The opinion of the court was delivered by: MCGRANERY
This case arises on a motion to dismiss the complaint, a motion that should not be granted ' * * * (unless) it appears to a certainty that the plaintiff would not be entitled to relief under any state of facts which could be proved in support of the claim.' See Continental Collieries v. Shober, 3 Cir., 1942, 130 F.2d 631, 635. An examination of the record at this point convinces me that this standard is not met. The facts which the plaintiff will attempt to prove are, briefly, as follows: The plaintiff sold a generator to one Sorrentino, reserving title in itself, and taking from Sorrentino two promissory notes. Subsequently, it is averred, Sorrentino entered into a partnership with one Greco and the defendant Luongo, in the city of Philadelphia, transferring all of his assets (including the generator) to the partnership, with Luongo assuming all the liabilities of Sorrentino. Ultimately, Sorrentino, Greco and Luongo organized the Beaufort Cannery Company, Inc., under the laws of North Carolina. It is further averred that the partnership transferred all of its assets (including the generator) to the new corporation, in violation of plaintiff's reserved title, without the knowledge or consent of the plaintiff, constituting a conversion of the plaintiff's property.
The plaintiff here seeks to recover from Luongo individually on the basis of an alleged responsibility for the two promissory notes and for conversion of the generator. The defendant's position, in urging a dismissal, is essentially (1) that no partnership liability can be fastened on Luongo, (2) that Luongo is nevertheless not personally liable for the notes of Sorrentino or for the transfer of the generator from the partnership to the corporation, and (3) that in view of the bankruptcy proceedings, and of the filing of a proof of claim in those proceedings by the plaintiff, this court does not have jurisdiction to proceed with the case.
It may be that the plaintiff will be unable to establish the foundation of his case, the participation by Luongo in the partnership. The articles of partnership referred to in the complaint do not seem, of themselves, sufficient to establish the relationship. But, in ascertaining whether a partnership exists, it is appropriate to consider all of the attendant facts and circumstances. See Northampton Brewery Corp. v. Lande, 138 Pa.Super 235, 238, 10 A.2d 583. And it cannot be said as a matter of law, at this point, that no partnership including Luongo existed.
If the plaintiff does establish the existence of such a partnership, he will have laid the basis for Luongo's responsibility for the alleged conversion. But more is required to ground his responsibility for the notes of Sorrentino. The Pennsylvania Partnership Act, 1915, P.L. 18, part III, Sec. 17, 59 P.S. § 39; Uniform Partnership Act, Sec. 17, provides for the liability of an incoming partner for all partnership obligations arising before his admission, but it also provides that this liability shall be satisfied only out of the partnership property. Inasmuch as the 'partnership property' is now within the jurisdiction of the bankruptcy court in North Carolina, beyond the reach of this court, and inasmuch as the plaintiff seeks a money recovery against the defendant personally, the underlying theory of this action seems to be outside the scope of that statute. See Wine Packing Corp. of California v. Voss, 37 Cal.App.2d 528, 100 P.2d 325. Therefore, it is incumbent upon plaintiff to establish the assumption of the obligations of Sorrentino by Luongo upon the latter's becoming the former's partner. Plaintiff, of course, will bear the burden of establishing the assumption. And whether such assumption must be by express agreement, Ash v. Werner, 12 Pa.Super. 39, or whether it may be implied, Bewley v. Tams, 17 Pa. 485; Shamburg v. Ruggles, 83 Pa. 148, plaintiff is entitled to attempt to prove the facts necessary to support his claim. If the plaintiff succeeds in establishing the necessary assumption, he may well be entitled to the relief sought.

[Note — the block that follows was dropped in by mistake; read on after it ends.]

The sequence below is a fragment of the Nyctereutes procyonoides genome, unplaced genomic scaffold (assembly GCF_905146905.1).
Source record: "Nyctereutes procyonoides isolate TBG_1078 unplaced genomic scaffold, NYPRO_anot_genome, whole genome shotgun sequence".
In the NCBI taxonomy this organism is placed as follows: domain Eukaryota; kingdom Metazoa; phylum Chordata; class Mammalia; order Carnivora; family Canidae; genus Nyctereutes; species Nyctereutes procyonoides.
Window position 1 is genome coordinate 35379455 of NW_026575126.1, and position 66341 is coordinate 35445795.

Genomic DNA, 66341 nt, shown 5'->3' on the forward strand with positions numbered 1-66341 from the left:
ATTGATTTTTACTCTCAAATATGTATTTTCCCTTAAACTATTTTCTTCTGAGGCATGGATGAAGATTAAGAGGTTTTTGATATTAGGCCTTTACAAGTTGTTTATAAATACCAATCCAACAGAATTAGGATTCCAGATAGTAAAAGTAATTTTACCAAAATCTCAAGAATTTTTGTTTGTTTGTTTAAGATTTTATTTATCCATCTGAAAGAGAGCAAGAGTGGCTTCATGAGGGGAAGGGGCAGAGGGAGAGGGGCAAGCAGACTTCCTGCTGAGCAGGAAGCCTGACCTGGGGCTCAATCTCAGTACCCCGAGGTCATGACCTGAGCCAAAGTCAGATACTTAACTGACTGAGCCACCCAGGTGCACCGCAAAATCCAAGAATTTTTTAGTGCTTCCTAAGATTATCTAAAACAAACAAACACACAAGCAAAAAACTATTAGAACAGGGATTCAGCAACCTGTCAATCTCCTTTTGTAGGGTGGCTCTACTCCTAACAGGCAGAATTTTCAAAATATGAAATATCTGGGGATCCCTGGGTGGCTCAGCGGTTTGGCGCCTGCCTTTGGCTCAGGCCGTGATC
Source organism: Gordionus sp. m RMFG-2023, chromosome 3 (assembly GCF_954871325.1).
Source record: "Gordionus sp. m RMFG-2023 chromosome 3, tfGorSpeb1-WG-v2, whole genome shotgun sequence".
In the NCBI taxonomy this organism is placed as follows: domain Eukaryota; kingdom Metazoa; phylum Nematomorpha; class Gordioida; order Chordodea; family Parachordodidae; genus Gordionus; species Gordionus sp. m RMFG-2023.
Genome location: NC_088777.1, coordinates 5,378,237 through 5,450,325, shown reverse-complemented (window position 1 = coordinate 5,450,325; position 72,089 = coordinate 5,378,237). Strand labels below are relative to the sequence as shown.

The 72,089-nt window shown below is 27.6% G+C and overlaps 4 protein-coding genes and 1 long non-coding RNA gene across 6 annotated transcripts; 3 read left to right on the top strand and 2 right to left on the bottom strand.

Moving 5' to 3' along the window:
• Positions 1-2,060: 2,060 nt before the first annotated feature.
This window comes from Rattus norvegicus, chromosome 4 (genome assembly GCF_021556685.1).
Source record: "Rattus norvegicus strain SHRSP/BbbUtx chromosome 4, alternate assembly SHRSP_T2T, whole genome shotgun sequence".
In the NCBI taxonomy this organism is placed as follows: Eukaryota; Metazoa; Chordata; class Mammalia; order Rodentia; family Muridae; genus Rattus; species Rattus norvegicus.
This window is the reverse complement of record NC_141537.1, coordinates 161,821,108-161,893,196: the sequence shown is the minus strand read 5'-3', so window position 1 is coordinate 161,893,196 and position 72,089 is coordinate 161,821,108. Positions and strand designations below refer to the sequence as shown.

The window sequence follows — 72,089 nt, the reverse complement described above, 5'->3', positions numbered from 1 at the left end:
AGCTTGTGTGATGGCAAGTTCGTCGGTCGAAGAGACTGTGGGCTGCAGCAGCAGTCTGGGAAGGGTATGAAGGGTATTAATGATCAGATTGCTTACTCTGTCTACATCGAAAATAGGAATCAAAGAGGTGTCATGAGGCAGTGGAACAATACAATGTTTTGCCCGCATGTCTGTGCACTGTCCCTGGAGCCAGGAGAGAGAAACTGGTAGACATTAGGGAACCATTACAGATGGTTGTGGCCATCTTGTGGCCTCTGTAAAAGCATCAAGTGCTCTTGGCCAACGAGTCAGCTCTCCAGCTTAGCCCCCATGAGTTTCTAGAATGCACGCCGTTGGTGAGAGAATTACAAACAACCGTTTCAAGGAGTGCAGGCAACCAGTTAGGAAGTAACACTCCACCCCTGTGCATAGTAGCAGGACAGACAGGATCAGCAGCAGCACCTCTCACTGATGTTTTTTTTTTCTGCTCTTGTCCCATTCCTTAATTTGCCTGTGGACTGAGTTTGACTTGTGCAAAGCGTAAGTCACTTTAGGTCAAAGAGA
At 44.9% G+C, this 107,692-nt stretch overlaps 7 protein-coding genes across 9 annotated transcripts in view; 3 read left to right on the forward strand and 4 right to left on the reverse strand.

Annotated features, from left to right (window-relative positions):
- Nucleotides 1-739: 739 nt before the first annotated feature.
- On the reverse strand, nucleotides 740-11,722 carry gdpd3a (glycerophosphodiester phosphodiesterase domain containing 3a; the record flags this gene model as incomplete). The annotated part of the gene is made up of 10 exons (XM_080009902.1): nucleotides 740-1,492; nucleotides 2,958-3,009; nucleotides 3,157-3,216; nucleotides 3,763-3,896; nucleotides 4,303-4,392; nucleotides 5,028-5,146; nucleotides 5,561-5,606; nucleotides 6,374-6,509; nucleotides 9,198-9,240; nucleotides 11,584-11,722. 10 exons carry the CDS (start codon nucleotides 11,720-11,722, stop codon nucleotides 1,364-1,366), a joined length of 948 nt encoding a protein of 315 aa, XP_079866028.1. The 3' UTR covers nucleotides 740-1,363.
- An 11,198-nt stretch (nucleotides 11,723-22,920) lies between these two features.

Defendant cites numerous cases for the proposition that the bankruptcy court in North Carolina, having assumed jurisdiction over the assets of the Beaufort Cannery Company, Inc., has exclusive power to adjudicate all issues with respect to those assets, including the generator. It is conceded that the bankruptcy court has jurisdiction to determine all questions respecting title, possession and control over those assets. But none of the assets of the bankrupt corporation is involved here, nor is there involved any question concerning the liability of the bankrupt corporation to this plaintiff. The issue in the case at the bar of this court is whether Luongo performed acts which would render him personally liable to the plaintiff. The trial of that issue in this court will not be an intrusion upon the jurisdiction of the bankruptcy court.
Finally, I see no merit in the contention that the plaintiff has, by filing a proof of claim in the bankruptcy proceeding, elected his remedy to the preclusion of the remedy here sought. The two remedies are not inconsistent, and the plaintiff may sue the members of the co-partnership which incurred the original liability to the plaintiff at the same time he pursues the transferee of the partnership assets. See the discussion in Irvin v. Harris. 182 N.C. 656, 109 S.E. 867.
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